That’s what we’re doing in Iraq. But what happens here at home when nature breaks it?
One branch of the U.S. government blows it up, and another branch rebuilds it. That’s the synergy of the Bush regime’s unjustified, wasteful war in Iraq.
The billions of dollars spent on those tasks would come in handy right now on the Gulf Coast of the United States.
The U.S. Army Corps of Engineers points with pride to its reconstruction projects, saying in its August 18 “fact sheet” that it is “delivering on progress”:
Construction will continue across the country as we put over $11 billion of reconstruction money to work.
The country it’s talking about is Iraq — and the reconstruction, in most cases, is of facilities damaged by our own bombing.
Both photos above are testimony to that madness. The top one is of al-Fathah Bridge, which crosses the Tigris River about 60 miles south of the Kirkuk oil fields. A span of the bridge was destroyed by our bombing, says the Corps, and now it’s rebuilt. Conduits under the bridge surface, the Corps notes, “contained crude oil pipelines critical to the export of oil” from those fields.
The other picture is of the al-Faw pipeline, near Basra in extreme southern Iraq. Once again, bombing by the “coalition” damaged what the Corps describes as a “critical” valve. The Corps now proudly notes that “it was replaced … as the final link in the restoration of export capability from Iraq’s southern oil field.”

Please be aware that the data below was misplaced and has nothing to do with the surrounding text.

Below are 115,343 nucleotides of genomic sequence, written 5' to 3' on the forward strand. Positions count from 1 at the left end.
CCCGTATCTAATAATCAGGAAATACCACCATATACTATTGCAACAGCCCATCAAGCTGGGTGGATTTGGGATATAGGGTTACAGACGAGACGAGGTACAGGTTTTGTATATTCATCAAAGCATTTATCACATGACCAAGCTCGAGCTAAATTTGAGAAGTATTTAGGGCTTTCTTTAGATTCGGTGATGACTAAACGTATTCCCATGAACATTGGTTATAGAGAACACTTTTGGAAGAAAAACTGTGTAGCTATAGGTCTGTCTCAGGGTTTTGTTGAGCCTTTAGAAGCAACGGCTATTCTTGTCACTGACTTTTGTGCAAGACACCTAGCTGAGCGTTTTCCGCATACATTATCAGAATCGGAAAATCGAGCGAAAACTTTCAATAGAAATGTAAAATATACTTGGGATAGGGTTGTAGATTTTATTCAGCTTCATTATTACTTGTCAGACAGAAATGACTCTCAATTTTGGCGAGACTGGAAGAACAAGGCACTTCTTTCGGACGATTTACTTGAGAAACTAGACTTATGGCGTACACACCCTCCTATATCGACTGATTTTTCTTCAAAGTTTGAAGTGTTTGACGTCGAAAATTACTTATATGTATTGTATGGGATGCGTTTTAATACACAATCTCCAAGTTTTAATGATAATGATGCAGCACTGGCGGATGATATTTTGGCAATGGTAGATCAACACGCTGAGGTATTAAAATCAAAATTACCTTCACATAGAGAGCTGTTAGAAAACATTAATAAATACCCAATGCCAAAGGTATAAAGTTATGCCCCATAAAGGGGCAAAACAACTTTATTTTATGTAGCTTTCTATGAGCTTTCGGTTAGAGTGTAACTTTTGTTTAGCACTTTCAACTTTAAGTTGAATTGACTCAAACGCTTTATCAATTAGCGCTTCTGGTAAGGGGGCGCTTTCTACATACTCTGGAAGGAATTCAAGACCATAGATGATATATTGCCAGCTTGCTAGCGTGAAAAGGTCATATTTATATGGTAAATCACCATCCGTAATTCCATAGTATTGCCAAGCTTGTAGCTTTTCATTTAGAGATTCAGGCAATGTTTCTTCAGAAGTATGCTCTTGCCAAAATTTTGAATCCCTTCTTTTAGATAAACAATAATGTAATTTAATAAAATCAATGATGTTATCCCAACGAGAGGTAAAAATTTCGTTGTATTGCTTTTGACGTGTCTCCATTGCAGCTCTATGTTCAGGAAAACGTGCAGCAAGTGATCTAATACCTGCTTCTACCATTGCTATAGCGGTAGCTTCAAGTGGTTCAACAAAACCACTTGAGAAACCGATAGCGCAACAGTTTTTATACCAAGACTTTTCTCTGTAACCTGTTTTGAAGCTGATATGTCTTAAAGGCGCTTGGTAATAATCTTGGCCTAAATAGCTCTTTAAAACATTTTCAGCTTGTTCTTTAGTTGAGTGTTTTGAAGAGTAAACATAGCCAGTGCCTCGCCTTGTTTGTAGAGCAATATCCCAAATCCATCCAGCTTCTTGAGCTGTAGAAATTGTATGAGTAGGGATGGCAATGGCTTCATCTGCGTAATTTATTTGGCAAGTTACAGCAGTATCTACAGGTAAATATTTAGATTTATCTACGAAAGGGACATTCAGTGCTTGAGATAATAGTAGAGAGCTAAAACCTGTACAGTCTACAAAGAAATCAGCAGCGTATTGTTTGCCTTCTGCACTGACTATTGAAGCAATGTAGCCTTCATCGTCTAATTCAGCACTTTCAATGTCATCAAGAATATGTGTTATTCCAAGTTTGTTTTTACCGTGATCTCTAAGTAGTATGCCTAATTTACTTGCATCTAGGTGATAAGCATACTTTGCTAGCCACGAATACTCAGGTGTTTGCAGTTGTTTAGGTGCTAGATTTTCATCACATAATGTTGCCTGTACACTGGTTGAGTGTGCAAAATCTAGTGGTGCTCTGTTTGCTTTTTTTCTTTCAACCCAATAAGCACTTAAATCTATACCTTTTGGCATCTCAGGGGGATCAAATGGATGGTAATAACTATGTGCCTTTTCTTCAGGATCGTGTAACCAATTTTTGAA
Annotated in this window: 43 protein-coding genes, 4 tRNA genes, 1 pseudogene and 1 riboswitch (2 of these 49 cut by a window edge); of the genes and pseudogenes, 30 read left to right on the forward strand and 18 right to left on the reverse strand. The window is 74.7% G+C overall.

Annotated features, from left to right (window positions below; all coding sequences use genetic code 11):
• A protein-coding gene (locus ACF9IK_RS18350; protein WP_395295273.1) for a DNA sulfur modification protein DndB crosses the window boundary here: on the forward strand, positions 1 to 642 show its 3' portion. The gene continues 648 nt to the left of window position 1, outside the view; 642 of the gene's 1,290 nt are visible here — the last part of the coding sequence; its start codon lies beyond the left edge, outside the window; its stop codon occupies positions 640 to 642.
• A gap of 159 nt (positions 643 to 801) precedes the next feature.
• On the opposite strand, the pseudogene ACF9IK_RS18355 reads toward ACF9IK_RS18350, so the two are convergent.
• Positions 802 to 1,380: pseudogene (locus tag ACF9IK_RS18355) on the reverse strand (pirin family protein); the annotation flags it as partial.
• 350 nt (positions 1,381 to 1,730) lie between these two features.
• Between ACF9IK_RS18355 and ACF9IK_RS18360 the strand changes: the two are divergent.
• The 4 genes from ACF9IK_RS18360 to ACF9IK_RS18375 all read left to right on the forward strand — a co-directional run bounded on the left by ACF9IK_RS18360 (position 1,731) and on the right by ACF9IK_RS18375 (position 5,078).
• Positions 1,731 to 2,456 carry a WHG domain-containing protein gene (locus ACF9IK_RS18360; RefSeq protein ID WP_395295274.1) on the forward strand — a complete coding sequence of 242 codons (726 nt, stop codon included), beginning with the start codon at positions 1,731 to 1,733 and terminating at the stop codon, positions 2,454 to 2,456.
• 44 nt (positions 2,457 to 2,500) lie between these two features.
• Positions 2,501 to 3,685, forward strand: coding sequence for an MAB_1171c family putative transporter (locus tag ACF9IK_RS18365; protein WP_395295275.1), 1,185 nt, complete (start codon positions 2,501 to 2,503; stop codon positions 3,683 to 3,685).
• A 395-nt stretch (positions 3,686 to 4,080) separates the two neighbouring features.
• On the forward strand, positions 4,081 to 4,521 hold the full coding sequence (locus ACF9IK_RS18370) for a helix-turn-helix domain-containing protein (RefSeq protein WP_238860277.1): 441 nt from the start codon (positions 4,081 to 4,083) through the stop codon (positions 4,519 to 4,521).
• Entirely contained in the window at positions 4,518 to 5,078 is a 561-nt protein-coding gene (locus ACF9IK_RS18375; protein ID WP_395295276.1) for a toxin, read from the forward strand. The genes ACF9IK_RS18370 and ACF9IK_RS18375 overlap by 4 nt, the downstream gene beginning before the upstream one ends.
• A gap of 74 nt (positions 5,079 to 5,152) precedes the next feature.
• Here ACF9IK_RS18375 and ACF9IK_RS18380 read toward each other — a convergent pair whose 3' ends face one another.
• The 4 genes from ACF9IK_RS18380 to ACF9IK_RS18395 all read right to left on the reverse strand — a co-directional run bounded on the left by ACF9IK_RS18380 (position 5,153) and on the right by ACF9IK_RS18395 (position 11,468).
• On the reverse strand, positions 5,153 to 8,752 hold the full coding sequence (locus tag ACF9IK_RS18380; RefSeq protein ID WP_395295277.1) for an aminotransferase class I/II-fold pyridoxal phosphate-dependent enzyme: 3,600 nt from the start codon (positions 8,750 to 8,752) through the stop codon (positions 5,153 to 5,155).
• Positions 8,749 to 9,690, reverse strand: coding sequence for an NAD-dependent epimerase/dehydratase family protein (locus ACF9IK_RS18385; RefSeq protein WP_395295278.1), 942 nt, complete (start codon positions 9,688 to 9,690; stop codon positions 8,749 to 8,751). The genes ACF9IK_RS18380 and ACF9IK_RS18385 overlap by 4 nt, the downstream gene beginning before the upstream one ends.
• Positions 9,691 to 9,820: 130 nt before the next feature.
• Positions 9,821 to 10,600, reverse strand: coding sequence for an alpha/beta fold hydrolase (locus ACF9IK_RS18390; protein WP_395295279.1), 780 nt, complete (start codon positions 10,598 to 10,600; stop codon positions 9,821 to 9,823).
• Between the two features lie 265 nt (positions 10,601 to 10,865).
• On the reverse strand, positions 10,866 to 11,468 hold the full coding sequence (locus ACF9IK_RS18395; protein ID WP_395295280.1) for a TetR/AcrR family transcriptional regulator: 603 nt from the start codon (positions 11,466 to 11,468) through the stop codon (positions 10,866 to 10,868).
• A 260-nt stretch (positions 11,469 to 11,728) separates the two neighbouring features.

Another mission accomplished.
We destroy, we rebuild. It’s a little different in New Orleans and along the Gulf Coast of the U.S., where nature destroyed. Who’s around to take care of that destruction? It’s uncertain. The Iraq fiasco has strained our resources, as the Washington Post, among many other outlets, is pointing out.
As I noted earlier, the Bush regime diverted money from Corps of Engineers projects in and around New Orleans so it could do this rebuilding in Iraq — reconstruction of damage that our own bombing caused.
But the new stuff in Iraq looks good. Congratulations.
This article from the Village Voice Archive was posted on September 1, 2005